Genuine dialogue feeds the essence of a free and democratic society as well as a classroom dedicated to human agency and democratic principles. But this foundational principle veers away from its fertile possibilities and toward corrosive results when the voices driving the dialogue stop being informed and slip into predictable patterns that fail all sides of the debate.
As a New York Times columnist, David Brooks is the steward of a privilege held by few, which makes his recent column on Diane Ravitch's role in the current education reform debate even more troubling.
Brooks is no amateur in the education market place of ideas, having spurred the robust charter school miracle narrative that is mostly ideology and public relations. Like his hasty and inaccurate claims of "miracle," Brooks' rebuttal of Ravitch fails for a recurring reliance on the strawman argument as well as sweeping and simplistic claims not supported by evidence.
Early in his confrontation of Ravitch, Brooks lets the reader know more about himself than Ravitch:
"She picks and chooses what studies to cite, even beyond the normal standards of people who are trying to make a point.
"She has come to adopt the party-line view of the most change-averse elements of the teachers’ unions: There is no education crisis. Poverty is the real issue, not bad schools. We don’t need fundamental reform; we mainly need to give teachers more money and job security."
Mixed in with his snarky tone, according to Brooks, Ravitch is not offering evidence-based commentary on education; she is simply a mouth-piece for the unions (a weak swipe for a journalist of his stature akin to putting babies and kittens in a TV commercial), a cherry-picker posing as a scholar, and a defender of the status quo that wants us to pay teachers more without asking for any school reform.
If any of his claims were accurate, Brooks would have captured the entire argument in the above passage, but the truth is a bit more complicated—primarily because he establishes a complex strawman in the above characterization in order to have an argument.
Setting aside the people involved in the education debate, Brooks is voicing the powerful but false talking points now driving the education debate:
• Anyone disagreeing with Bill Gates, Arne Duncan, Michelle Rhee, and company is a defender of the status quo. (The truth is that many passionate educators and scholars both disagree with the new reformers and are calling for significant and radical education reform.)
• Anyone acknowledging the primary influence on the lives and educational outcomes of children—poverty—is a shill for teachers' unions and those hordes of greedy teachers draining the U.S. as we speak. (Yet, a basic knowledge of the history of education reveals that public education has been demonized and under the weight of "crisis" discourse since the mid-1900s; and the evidence is clear that poverty outweighs teacher quality in student outcomes.)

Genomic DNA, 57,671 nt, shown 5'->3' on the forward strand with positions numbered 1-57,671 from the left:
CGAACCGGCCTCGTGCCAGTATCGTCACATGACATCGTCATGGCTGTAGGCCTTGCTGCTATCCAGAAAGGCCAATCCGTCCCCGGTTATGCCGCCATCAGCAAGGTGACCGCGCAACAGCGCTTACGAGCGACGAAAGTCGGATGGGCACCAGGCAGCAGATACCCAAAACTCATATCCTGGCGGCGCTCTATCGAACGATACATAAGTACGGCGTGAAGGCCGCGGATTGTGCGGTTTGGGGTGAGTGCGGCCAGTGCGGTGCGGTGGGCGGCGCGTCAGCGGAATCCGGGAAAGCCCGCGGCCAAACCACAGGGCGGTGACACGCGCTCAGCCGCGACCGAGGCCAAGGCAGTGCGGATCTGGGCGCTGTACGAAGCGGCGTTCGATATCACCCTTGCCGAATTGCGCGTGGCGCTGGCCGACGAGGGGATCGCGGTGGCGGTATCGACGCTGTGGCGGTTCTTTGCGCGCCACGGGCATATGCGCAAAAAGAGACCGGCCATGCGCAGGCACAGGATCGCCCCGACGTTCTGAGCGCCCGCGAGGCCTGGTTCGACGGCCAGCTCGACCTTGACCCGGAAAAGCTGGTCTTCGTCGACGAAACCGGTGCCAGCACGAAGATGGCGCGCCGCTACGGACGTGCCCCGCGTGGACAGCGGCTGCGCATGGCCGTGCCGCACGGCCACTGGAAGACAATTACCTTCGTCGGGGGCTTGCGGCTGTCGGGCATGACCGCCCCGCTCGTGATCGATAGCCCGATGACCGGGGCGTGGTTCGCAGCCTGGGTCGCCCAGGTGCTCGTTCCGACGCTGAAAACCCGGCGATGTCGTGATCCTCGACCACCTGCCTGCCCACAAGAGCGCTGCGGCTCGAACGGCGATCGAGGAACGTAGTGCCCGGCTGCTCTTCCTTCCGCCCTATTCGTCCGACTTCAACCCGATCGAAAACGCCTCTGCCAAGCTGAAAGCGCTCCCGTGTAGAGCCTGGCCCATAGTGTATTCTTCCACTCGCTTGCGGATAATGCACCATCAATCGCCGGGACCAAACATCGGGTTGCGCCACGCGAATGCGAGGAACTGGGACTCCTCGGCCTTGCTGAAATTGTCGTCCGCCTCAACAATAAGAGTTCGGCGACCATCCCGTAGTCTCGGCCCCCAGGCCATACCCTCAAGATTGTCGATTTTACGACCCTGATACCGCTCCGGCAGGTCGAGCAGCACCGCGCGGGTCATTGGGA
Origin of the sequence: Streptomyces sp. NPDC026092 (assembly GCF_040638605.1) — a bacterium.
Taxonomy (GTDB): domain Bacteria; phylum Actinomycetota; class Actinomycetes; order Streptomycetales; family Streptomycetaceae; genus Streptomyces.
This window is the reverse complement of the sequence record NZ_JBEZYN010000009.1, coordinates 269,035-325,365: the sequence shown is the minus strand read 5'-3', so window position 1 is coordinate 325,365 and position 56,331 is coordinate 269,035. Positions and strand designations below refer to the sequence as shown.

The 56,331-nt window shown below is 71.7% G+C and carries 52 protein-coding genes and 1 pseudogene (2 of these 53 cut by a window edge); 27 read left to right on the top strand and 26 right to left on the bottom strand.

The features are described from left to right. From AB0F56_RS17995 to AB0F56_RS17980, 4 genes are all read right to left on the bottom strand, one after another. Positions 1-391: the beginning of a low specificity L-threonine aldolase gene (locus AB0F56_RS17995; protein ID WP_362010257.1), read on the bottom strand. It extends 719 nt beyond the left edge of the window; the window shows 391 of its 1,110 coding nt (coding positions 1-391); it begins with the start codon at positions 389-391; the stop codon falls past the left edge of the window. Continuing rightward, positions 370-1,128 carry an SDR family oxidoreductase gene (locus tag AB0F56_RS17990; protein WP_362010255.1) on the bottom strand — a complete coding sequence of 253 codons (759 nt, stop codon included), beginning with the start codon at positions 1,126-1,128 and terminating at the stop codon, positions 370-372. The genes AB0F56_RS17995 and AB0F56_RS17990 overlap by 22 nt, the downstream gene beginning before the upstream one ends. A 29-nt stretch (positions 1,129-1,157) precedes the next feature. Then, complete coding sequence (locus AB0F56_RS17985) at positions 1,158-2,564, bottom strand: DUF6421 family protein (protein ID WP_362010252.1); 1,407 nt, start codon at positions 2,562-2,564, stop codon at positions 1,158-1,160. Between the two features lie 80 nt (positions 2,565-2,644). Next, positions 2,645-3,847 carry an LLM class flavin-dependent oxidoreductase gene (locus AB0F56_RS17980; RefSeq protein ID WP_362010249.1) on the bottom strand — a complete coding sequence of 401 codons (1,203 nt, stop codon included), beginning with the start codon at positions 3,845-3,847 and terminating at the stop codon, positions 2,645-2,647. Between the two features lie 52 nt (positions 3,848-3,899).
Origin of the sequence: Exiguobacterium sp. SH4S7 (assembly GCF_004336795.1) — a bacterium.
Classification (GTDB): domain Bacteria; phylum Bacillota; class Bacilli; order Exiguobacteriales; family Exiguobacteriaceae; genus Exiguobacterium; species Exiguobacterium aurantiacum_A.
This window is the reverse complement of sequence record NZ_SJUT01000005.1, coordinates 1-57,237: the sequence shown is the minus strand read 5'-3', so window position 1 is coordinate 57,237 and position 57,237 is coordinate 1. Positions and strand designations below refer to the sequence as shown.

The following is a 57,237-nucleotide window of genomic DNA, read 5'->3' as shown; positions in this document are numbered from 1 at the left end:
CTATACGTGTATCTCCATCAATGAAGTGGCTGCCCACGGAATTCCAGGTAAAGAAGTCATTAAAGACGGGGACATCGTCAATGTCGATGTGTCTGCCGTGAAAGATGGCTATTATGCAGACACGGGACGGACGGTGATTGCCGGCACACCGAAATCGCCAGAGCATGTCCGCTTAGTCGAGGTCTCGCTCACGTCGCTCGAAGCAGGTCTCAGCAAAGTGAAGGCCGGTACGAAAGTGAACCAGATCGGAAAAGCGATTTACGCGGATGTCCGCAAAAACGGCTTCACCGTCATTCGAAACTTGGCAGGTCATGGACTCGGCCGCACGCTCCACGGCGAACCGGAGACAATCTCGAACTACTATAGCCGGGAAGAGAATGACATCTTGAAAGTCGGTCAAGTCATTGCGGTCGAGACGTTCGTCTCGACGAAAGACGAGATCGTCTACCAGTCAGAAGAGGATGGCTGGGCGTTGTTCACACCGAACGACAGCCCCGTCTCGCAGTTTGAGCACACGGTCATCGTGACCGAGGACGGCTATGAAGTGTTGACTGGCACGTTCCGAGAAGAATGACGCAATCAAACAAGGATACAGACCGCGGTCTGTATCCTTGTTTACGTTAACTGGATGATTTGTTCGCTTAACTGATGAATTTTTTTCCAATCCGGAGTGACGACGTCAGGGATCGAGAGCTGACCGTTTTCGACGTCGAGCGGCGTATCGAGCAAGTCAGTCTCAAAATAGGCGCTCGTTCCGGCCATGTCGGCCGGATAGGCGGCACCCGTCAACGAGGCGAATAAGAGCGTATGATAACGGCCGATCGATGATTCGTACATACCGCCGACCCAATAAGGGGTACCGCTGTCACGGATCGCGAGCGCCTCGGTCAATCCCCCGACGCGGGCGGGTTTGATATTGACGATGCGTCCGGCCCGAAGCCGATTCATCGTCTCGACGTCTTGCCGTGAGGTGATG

• Public education is clearly a failure because we can identify charter schools that excel despite serving high-poverty populations. (Unless we consider the evidence that exposes charter schools—like private schools—produce a wide range of quality, just as public schools do.)
These talking points resonate with an uninformed public and have become powerful tools for our political leaders to keep anyone from considering deep education or social reform—radical reform that would confront the role our ruling elite has played in both the inequities of our society and our education system.
And we cannot discount the role of the media—including commentators such as Brooks—in perpetuating the status quo while claiming to be speaking against it, in speaking against ideology and shoddy use of evidence while being ideological and careless with claims of evidence.
Brooks has every right to challenge Ravitch; in fact, such weighty conflicts of personas and ideas have the potential to raise the debate and help insure that at some point we truly address social inequity and education failures. But we need Brooks to do his homework more carefully.
So here are some assignments.
Do accountability, standards, and testing produce the educational reform and outcomes we are seeking? (Read Incentives and Test-Based Accountability in Education.)
Are Hoxby's and CREDO's work on charters as simple and clear as Brooks claims? (Read "Review of How New York City’s Charter Schools Affect Achievement" and see the Hoxby/CREDO debate.)
While Brooks appears to have committed to the talking points coming from Duncan, Gates, and Rhee, we must give him credit for some abrupt and convoluted ingenuity toward the end of his piece on Ravitch: "If your school teaches to the test, it’s not the test’s fault. It’s the leaders of your school."
If we set aside the many careless errors in reasoning and evidence Brooks offers throughout his commentary, we must pause at this final comment and recognize that, again, Brooks is telling us way more about himself than Ravitch.
And what do we discover?
Like the entire crew of new reformers in education, Brooks fails this debate because he appears incapable of even imagining the life of educators who rise each morning and walk into real schools with real children and have to choose between doing what they know those children want and need or fulfilling state and federal mandates that promise only one thing—to label every person in every school a failure.
Like the entire crew of new reformers in education, Brooks fails this debate because he appears incapable of even imagining the life of anyone not benefiting from the life of privilege that he and the reformers themselves enjoy.
Poverty is no excuse, and teaching to the test is the work of shoddy administrators—who could have imagined it was all so simple?